As you all know we had the annual meeting on 4/9/19 to elect the new Board. Congratulations to Linda Aasen on joining the Board for the next two years.
There was also a measure on the ballot to change the CC&R’s and By-laws for ‘Member Approval Requirements’. This measure did not pass even though 80% of those voting on the measure were in favor of the change. For those that remember, this outcome was like the election on 1/11/19 when eliminating Cumulative Voting did not pass even though 70% of those voting on the measure were in favor of the change.
Let’s look at the current rules for changing the CC&R’s and By-laws: The current CC&R’s and By-laws require 51% affirmative votes of all the homes in the HOA to change a CC&R or By-law. We have 3,450 homes in the HOA. Therefore, 51% of 3450 homes means we need 1,760 votes in favor of a change, no matter how many people vote. If only 1,759 people voted, the measure would be defeated no matter how many of these people voted in favor of the change.
The problem is voter turnout. We have never had more than 63% voter turnout in the last 4 years. Given the largest voter turnout in the last 5 elections was 62.49%, or 2174 ballots, it would take an 80.96% conversion rate to pass any CC&R or By-law change. In this last election we only had 1823 ballots submitted, which is a voter turnout of 53.30%. In this last election to change the CC&R’s or By-laws it would have taken a conversion rate of 95.70% to pass. Even though 80% did vote to pass, it was not enough because no matter how many people submit a ballot, it takes 1760 affirmative votes to pass any change.
We have now tried twice to make changes to the CC&R’s and By-laws and were unsuccessful even though 70% to 80% of those people voting wanted to make the change. So, what is the alternative?
California Civil Code Section 4275, and California Corporations Code Section 7515 allows for the HOA to Petition the Court to approve a change in the CC&R’s and By-laws if rules are too restrictive and unduly difficult. Clearly the Civil Code understands and has provided for a process to implement a change in the By-laws given that trying to pass such changes might be unduly difficult, perhaps impossible for the HOA with the current voting requirements. If you Internet search on ‘Civil Code 4275’ or ‘Corp. Code 7515’ you can read the sections that describe this process.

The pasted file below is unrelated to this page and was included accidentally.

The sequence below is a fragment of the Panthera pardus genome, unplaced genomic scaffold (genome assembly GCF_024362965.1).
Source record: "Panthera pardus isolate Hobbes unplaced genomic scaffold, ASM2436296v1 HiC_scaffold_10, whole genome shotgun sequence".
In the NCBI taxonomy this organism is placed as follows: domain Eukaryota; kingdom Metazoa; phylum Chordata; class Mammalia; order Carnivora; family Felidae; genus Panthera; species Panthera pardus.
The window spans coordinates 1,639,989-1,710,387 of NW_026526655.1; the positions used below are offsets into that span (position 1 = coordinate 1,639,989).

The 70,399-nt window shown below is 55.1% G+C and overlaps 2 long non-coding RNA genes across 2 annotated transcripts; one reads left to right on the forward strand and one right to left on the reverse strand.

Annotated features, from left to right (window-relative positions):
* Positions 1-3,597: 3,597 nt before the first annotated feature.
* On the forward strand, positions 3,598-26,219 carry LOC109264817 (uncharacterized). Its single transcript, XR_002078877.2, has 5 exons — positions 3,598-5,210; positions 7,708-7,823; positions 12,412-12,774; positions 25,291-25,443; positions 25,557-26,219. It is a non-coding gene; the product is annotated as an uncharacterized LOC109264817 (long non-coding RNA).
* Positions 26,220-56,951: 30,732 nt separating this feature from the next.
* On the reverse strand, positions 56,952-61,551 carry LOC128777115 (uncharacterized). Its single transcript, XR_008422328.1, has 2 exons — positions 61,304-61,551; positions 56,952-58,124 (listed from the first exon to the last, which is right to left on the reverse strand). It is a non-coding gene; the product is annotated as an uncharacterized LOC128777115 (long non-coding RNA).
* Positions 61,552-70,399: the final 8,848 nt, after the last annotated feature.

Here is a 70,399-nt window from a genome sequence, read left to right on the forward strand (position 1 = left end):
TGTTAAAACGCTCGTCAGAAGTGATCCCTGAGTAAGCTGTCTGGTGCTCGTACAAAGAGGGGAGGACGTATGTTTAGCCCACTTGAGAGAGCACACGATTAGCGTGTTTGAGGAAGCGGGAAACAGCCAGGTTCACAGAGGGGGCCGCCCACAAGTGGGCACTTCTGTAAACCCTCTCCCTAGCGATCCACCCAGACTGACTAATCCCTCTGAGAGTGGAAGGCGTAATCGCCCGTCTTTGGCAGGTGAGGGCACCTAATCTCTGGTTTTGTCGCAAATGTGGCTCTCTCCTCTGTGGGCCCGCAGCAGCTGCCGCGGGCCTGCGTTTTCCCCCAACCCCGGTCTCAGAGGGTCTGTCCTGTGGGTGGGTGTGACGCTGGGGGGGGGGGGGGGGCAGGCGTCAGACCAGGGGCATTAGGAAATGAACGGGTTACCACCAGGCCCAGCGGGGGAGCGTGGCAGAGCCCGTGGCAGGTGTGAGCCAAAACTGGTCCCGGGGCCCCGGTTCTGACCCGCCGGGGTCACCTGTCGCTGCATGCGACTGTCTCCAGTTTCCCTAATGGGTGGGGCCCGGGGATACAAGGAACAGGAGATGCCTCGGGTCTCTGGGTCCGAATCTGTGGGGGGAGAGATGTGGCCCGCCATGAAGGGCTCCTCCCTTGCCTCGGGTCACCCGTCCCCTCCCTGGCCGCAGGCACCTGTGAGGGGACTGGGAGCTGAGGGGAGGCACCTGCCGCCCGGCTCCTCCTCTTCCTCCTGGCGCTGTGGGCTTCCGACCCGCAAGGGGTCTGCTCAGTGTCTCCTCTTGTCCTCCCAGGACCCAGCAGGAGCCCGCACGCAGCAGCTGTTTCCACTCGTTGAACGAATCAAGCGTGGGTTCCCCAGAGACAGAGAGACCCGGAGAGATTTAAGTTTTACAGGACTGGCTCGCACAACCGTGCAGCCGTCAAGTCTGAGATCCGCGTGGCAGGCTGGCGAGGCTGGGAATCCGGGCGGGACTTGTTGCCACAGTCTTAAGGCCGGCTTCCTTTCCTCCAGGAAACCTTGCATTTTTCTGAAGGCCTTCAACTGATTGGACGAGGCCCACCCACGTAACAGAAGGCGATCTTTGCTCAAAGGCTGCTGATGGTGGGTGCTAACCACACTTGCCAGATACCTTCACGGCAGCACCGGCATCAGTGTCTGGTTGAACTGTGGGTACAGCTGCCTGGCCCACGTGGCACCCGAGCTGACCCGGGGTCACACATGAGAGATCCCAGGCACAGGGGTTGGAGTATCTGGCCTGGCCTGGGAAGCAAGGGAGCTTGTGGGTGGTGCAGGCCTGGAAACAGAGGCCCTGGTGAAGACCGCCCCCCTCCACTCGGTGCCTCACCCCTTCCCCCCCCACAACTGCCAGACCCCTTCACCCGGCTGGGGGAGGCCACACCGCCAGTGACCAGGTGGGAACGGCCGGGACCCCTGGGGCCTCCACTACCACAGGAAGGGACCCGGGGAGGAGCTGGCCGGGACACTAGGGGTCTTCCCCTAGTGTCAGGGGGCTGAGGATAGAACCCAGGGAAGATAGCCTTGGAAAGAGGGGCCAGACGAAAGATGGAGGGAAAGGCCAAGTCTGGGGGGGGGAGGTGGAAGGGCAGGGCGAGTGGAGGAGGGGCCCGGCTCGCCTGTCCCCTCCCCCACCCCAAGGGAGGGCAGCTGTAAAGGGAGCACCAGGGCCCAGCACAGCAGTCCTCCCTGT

I will be placing this item on the April 29th Agenda for a Board vote to petition the court on three items:
- From Election 1/11/19, Change the By-laws, Section 4.4.5 to Eliminate Cumulative Voting.
- From Election 4/9/19, Change the By-laws, Section 14.4.1 for Member Approval Requirements.
- From Election 4/9/19, Change the CC&R’s, Section 21.2.1 for Member Approval Requirements.
Given the past two election results, where 70% to 80% of voters wanted to make these changes, I think it is reasonable that the Board investigate this process. If the court were to grant the petition, it would mean cumulative voting would be eliminated in the future. It would also mean that to change a CC&R or By-law it would take two-thirds of the votes cast on a measure when ballots are received from at least a majority of the Voting Power of the Members. If these proposed rules had been in place in the last two elections, all three of these measures would have passed.
I have placed this item on the agenda for a Board vote because at this point, after two elections, I believe the rules for making changes to the governing documents are so restrictive and unduly difficult that change will not be possible. When yes votes outnumber no votes by about 1,000 homeowners something just might be wrong with the system. The court allows for this consideration and therefore I think the Board must consider this alternative if the HOA ever wants to make changes to the governing documents in the best interest of the HOA.
If you can’t make the meeting on Monday and have comments for the Board, please write and send your comments to me and I will distribute them to the Board for consideration. Otherwise, we will see you at the next Board meeting.
If you have further questions, please let me know.